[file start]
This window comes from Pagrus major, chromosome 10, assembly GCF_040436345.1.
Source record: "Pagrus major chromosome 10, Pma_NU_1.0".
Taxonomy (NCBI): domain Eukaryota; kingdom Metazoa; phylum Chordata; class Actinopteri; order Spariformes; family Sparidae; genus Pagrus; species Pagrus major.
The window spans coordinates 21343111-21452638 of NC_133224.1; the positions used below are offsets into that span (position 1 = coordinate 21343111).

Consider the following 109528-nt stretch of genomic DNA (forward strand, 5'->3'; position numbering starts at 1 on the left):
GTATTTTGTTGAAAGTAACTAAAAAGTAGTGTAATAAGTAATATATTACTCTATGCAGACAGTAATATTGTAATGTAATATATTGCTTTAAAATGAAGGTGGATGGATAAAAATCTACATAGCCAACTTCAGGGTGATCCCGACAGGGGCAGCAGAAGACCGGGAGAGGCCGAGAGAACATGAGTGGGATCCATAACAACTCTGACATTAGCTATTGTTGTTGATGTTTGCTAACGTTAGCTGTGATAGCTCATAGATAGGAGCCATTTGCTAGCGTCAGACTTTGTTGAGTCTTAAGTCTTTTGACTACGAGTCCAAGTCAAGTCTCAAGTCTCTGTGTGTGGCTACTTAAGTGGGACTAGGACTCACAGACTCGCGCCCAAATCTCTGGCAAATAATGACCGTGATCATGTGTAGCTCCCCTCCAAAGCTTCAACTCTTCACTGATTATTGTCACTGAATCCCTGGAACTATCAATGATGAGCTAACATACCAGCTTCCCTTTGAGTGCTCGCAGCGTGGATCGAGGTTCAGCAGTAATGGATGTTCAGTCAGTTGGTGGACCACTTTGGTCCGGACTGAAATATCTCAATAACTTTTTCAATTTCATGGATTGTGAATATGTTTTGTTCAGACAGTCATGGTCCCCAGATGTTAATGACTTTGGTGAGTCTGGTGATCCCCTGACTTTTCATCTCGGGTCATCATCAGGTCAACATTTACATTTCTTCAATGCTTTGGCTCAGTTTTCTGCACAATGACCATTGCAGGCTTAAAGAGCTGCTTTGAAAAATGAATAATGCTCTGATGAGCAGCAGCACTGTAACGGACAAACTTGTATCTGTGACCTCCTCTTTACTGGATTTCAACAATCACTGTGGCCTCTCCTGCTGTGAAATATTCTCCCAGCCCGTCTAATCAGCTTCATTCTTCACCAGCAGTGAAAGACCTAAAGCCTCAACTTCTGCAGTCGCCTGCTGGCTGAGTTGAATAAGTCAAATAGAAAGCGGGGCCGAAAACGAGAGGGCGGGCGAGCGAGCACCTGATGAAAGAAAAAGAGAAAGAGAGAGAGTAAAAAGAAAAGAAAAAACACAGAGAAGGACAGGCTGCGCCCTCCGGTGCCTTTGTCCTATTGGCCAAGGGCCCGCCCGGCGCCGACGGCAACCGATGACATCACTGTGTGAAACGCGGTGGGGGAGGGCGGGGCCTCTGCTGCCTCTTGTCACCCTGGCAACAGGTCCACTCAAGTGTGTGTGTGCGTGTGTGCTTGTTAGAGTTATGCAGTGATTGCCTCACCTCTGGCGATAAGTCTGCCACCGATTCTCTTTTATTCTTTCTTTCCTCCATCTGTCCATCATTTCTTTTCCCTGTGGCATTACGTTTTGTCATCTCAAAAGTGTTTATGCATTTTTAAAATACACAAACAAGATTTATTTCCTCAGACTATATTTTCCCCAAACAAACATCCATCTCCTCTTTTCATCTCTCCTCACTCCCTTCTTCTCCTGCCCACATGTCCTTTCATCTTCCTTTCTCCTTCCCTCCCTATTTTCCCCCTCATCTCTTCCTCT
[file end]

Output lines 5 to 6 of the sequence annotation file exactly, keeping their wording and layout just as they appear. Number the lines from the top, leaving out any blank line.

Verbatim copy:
Consider the following 109528-nt stretch of genomic DNA (forward strand, 5'->3'; position numbering starts at 1 on the left):
GTATTTTGTTGAAAGTAACTAAAAAGTAGTGTAATAAGTAATATATTACTCTATGCAGACAGTAATATTGTAATGTAATATATTGCTTTAAAATGAAGGTGGATGGATAAAAATCTACATAGCCAACTTCAGGGTGATCCCGACAGGGGCAGCAGAAGACCGGGAGAGGCCGAGAGAACATGAGTGGGATCCATAACAACTCTGACATTAGCTATTGTTGTTGATGTTTGCTAACGTTAGCTGTGATAGCTCATAGATAGGAGCCATTTGCTAGCGTCAGACTTTGTTGAGTCTTAAGTCTTTTGACTACGAGTCCAAGTCAAGTCTCAAGTCTCTGTGTGTGGCTACTTAAGTGGGACTAGGACTCACAGACTCGCGCCCAAATCTCTGGCAAATAATGACCGTGATCATGTGTAGCTCCCCTCCAAAGCTTCAACTCTTCACTGATTATTGTCACTGAATCCCTGGAACTATCAATGATGAGCTAACATACCAGCTTCCCTTTGAGTGCTCGCAGCGTGGATCGAGGTTCAGCAGTAATGGATGTTCAGTCAGTTGGTGGACCACTTTGGTCCGGACTGAAATATCTCAATAACTTTTTCAATTTCATGGATTGTGAATATGTTTTGTTCAGACAGTCATGGTCCCCAGATGTTAATGACTTTGGTGAGTCTGGTGATCCCCTGACTTTTCATCTCGGGTCATCATCAGGTCAACATTTACATTTCTTCAATGCTTTGGCTCAGTTTTCTGCACAATGACCATTGCAGGCTTAAAGAGCTGCTTTGAAAAATGAATAATGCTCTGATGAGCAGCAGCACTGTAACGGACAAACTTGTATCTGTGACCTCCTCTTTACTGGATTTCAACAATCACTGTGGCCTCTCCTGCTGTGAAATATTCTCCCAGCCCGTCTAATCAGCTTCATTCTTCACCAGCAGTGAAAGACCTAAAGCCTCAACTTCTGCAGTCGCCTGCTGGCTGAGTTGAATAAGTCAAATAGAAAGCGGGGCCGAAAACGAGAGGGCGGGCGAGCGAGCACCTGATGAAAGAAAAAGAGAAAGAGAGAGAGTAAAAAGAAAAGAAAAAACACAGAGAAGGACAGGCTGCGCCCTCCGGTGCCTTTGTCCTATTGGCCAAGGGCCCGCCCGGCGCCGACGGCAACCGATGACATCACTGTGTGAAACGCGGTGGGGGAGGGCGGGGCCTCTGCTGCCTCTTGTCACCCTGGCAACAGGTCCACTCAAGTGTGTGTGTGCGTGTGTGCTTGTTAGAGTTATGCAGTGATTGCCTCACCTCTGGCGATAAGTCTGCCACCGATTCTCTTTTATTCTTTCTTTCCTCCATCTGTCCATCATTTCTTTTCCCTGTGGCATTACGTTTTGTCATCTCAAAAGTGTTTATGCATTTTTAAAATACACAAACAAGATTTATTTCCTCAGACTATATTTTCCCCAAACAAACATCCATCTCCTCTTTTCATCTCTCCTCACTCCCTTCTTCTCCTGCCCACATGTCCTTTCATCTTCCTTTCTCCTTCCCTCCCTATTTTCCCCCTCATCTCTTCCTCT